The long term effects on your body from being a Nurse

Nursing is a delightful blend of the intellectual and physical aspects of the nurse’s mind and body. Well, it isn’t too delightful, but both the mind and body are involved.

Much has been made of the mental aspects of nursing, such as charting, making decisions, and following protocols, but no one seems to mention how it takes a toll on your body. Some nurses even end up permanently disabled due to the physical side of nursing.

Every time you pull up a patient in bed, help with a transfer, or ambulate that shaky resident, you put yourself at risk for injury. In fact, studies have shown that nursing is one of the most dangerous occupations in the country.

You need to protect yourself, and you need to know which areas of your body are most susceptible. Although it is possible to hurt any part of your body, such as your shoulder or your neck, these are three of the most common physical complaints nurses can have.


Of all the physical problems that can assault a nurse, back pain is probably the worst and the most common. Unfortunately, nurses have to lift lots of weight without the benefit of mechanical equipment in most cases.

This means that strain is put on those lower back muscles, the discs rupture, and a nurse can’t even move without excruciating pain. The solution to this problem is to get mechanical lifts for every patient, but that doesn’t seem likely.

Many nurses go on workman’s comp or permanent disability due to back problems. In fact, it is one of the reasons new nurses leave the job. They can’t possibly keep up with the pain and strain that nursing puts on their back muscles. Even when lifting properly with help, the potential for back pain is very high.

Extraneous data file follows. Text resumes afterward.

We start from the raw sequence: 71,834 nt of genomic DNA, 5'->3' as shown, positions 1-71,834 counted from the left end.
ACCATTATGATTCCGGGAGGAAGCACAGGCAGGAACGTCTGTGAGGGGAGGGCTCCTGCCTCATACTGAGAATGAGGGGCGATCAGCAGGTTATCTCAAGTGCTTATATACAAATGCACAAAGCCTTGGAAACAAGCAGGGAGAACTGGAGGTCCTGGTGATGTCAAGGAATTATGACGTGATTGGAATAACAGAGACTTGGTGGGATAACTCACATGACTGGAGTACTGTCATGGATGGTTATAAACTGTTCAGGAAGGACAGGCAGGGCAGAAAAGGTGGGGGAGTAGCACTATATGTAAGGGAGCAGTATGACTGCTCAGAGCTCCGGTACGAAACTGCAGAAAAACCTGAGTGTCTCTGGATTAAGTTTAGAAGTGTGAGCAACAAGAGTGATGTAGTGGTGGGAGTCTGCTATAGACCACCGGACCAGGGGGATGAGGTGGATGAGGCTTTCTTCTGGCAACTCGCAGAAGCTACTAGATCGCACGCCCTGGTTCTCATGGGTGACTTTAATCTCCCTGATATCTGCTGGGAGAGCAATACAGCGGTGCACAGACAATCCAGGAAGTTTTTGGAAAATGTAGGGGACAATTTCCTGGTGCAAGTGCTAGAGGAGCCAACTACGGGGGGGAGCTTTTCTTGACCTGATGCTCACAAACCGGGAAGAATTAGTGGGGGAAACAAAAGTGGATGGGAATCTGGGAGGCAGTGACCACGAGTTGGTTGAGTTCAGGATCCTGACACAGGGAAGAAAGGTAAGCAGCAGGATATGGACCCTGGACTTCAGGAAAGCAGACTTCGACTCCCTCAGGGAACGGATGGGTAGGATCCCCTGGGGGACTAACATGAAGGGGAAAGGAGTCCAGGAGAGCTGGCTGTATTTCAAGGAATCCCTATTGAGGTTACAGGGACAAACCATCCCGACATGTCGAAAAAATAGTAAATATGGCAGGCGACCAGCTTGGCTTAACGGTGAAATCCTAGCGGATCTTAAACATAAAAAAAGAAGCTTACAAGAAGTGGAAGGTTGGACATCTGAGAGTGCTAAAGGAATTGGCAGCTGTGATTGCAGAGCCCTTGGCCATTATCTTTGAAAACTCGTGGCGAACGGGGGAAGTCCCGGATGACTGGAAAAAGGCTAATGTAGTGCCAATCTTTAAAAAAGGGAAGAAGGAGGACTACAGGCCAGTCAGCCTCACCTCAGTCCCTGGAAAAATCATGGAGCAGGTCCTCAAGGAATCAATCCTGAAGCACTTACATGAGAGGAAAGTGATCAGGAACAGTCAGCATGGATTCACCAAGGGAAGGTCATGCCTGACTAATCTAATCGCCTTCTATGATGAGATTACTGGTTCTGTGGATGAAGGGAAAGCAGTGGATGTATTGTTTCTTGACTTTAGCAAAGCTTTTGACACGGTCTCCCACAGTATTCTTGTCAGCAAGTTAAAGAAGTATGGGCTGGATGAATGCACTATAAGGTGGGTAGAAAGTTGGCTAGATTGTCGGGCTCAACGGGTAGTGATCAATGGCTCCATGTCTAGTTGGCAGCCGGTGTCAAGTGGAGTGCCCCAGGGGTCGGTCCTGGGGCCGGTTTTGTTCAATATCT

Your knees are another point of vulnerability on your body. Again, knee pain is associated with lifting, but bending, squatting… and rotating can injure your knee, as well.

You don’t realize how much you use your knees until they hurt. Your knees may hurt as a direct consequence of back pain because your body is trying to compensate for the pain.

You are also told to lift with your knees, but how safe is that if your knee is already in pain? When you are bending down to pick up patients, getting a good angle on an IV insertion, or simply standing for long periods of time, your knees are possible victims of the physical side of nursing.

Not as many nurses go on disability for this problem, but it is possible. It is better to handle knee pain before it gets out of hand so that you can stay working on your unit.


Nurses are notorious for sore feet. Many commercials for foot insoles feature nurses as their target audience.

Is it any wonder that nurses have foot pain? We stand all day, we walk up and down the hallways, and we never take a break.

Foot pain usually presents in the form of plantar fasciitis, or pain that originates in the heel. It is a very complex problem that involves the ligament that spans the bottom of the foot and the stresses that it has to handle.

If you are having foot pain, see a podiatrist instead of trying to make do with over the counter shoe inserts. A podiatrist can properly diagnose you, and they often are able to make custom inserts that are far more effective than the ones you see in the store.

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